Nyheterna från Sydkorea är en del av Tillväxtanalys löpande omvärldsbevakningsuppdrag.
The Ministry of Trade, Industry & Energy announced on February 16 that it kicked off four national industrial R&D projects ahead of the nine others scheduled to start within this year. The project periods range from three to seven years, and a total of 80 million SEK (94 billion won) will be invested in the four projects, 12 million SEK (13.5 billion won) of it in 2015. One of the four is for advanced material processing system development. Specifically, carbon fiber-reinforced composite processing systems will be developed for use in the auto parts and similar industries. Secondly, the ministry works on virtual training systems regarding transport means such as aircraft and vehicles, medical training based on operation simulation, sports training and construction machinery handling. In the smart bio production system development project, cell cultivation systems for biopharmaceuticals will be developed for low-entry barrier cell therapy production systems. Also, personalized healthcare systems will be studied so that business models can be made through a comprehensive analysis of personal health records, and public data and industrial activities can be boosted through pilot projects.
The Ministry of Science, ICT and Future Planning announced that it will kick off information sessions in Seoul, Daejeon, Daegu, and Busan from February 9 to provide information to 80 selected startup firms that will be assisted in Korea Innovation Centers (KICs) in the United States. The KIC program is the Ministry’s organization for venture assistance, R&D cooperation, and market penetration support abroad. It was set up in Brussels in November 2013, in Washington D.C. in May last year, and in Silicon Valley six months later. Those companies selected can make use of the KIC's global investment, startup, and marketing expert networks to procure funds and find business partners. In addition, the KIC in Silicon Valley is planning to provide a KIC-Express Program for full-cycle startup assistance and office space as well. The KIC-Express Program is a 10 week program in which promising startup firms are selected for concentrated support ranging from business incubation to financing. The KIC in Silicon Valley is going to strengthen cooperation with organizations in Korea so that more Korean companies can find their way into the U.S. market.
The tax burden on the middle class has grown rapidly, a survey showed Monday. According to the 2014 survey by Statistics Korea, households that account for the top 40 to 60 percent in income, the so-called middle class paid 630 SEK (83,385 won) in monthly taxes last year, which is an 18.8 percent increase from the previous year. The survey used direct taxes such as earned income tax and property taxes. Those in the top 20 percent income bracket, meanwhile, paid 2,871 SEK (380,332 won) in taxes, up 3 percent from a year ago. Their tax burden increased at the same rate as the low income households. The bottom 20 percent in the income bracket paid 187 SEK (24,793 won), up 3.1 percent from a year ago. Those between the 20 and 40 percent in the income bracket saw their tax burden increase by 4.4 percent. These statistics are adding to the grievances of the middle class who have complained that the government is squeezing them for the benefit of businesses and the better-off. Though the per capita income has neared $30,000, the ratio of the middle class has been decreasing. Concern is increasing over the ‘crisis of the middle class, according to Hyundai Research Institute. While the total income of the middle class increased by an annual 7 percent between 1990 and 2013, the steep increase in housing costs and education spending has worsened the household economy. Among the Organization for Economic Cooperation and Development (OECD) member countries, Korea's fiscal policy is the least effective in increasing the middle class through income redistribution.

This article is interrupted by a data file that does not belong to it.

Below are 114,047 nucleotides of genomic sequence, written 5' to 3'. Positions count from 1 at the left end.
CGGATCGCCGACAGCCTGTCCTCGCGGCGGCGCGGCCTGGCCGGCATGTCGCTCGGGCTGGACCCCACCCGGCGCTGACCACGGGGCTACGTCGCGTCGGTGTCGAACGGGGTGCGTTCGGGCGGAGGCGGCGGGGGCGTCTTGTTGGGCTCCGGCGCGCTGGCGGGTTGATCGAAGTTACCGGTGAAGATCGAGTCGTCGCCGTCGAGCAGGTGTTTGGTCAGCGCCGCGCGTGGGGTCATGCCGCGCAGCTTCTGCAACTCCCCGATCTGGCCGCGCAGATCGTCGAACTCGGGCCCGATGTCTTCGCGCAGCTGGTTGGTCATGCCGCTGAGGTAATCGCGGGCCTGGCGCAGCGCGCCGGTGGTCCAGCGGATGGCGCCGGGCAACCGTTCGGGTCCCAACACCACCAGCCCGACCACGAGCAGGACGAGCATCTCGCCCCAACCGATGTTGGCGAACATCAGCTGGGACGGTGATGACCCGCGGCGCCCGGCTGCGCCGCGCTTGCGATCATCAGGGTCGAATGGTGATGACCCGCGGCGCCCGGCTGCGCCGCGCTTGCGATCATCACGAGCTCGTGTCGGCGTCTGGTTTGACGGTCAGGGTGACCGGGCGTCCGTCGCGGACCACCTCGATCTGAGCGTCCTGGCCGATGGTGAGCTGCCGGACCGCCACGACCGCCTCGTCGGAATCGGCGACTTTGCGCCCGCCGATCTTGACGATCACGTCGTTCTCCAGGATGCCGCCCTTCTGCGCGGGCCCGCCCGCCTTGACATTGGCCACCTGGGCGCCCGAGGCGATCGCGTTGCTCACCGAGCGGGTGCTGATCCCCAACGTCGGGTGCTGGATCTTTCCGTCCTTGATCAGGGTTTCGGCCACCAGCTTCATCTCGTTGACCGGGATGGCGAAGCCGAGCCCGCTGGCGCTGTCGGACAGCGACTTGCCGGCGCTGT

South Korea's trade minister vowed full support Monday for foreign investors that will include efforts to remove unnecessary regulations. In a Seoul meeting with top officials from some 20 foreign firms here, Minister said the government will push for law revisions aimed at providing additional incentives to foreign investors who meet certain conditions, such as hiring a set number of local workers, according to the Ministry of Trade, Industry and Energy. Foreign direct investment freshly pledged to South Korea surged 30.6 percent on-year to $19 billion last year, and the government hopes to boost the amount to a record high of $20 billion this year. To achieve the goal, the government will eliminate difficulties facing foreign investors and firms, such as limiting the number of foreign workers to 20 percent of the workforce for a foreign company, the minister said. Yoon emphasized that South Korea will become more attractive to foreign investors as it is set to sign a bilateral free trade agreement with China.
President Park Geun-hye said Monday South Korea should use the so-called "second Middle East boom" as a new economic growth engine as she renewed calls to revitalize the economy. Park views the Middle East as one of key sources of new opportunities for the South Korean economy, citing potential massive construction and infrastructure projects in the region. The presidential office said Park will visit Kuwait, Saudi Arabia, the United Arab Emirates (UAE) and Qatar from March 1 to 9. She will hold a summit with each head of the state. It will be Park's first visit to the Middle East since she took office in February 2013. "The President's trip this time is expected to accelerlate a ‘second Middle East boom,'" Cheong Wa Dae said, noting that this year is the 40th anniversary since South Korea began doing business in the region.
Nyheterna är sammanställda av Yoonjin Cho och Niklas Z Kviselius vid Tillväxtanalys kontor i Tokyo och från Seoul.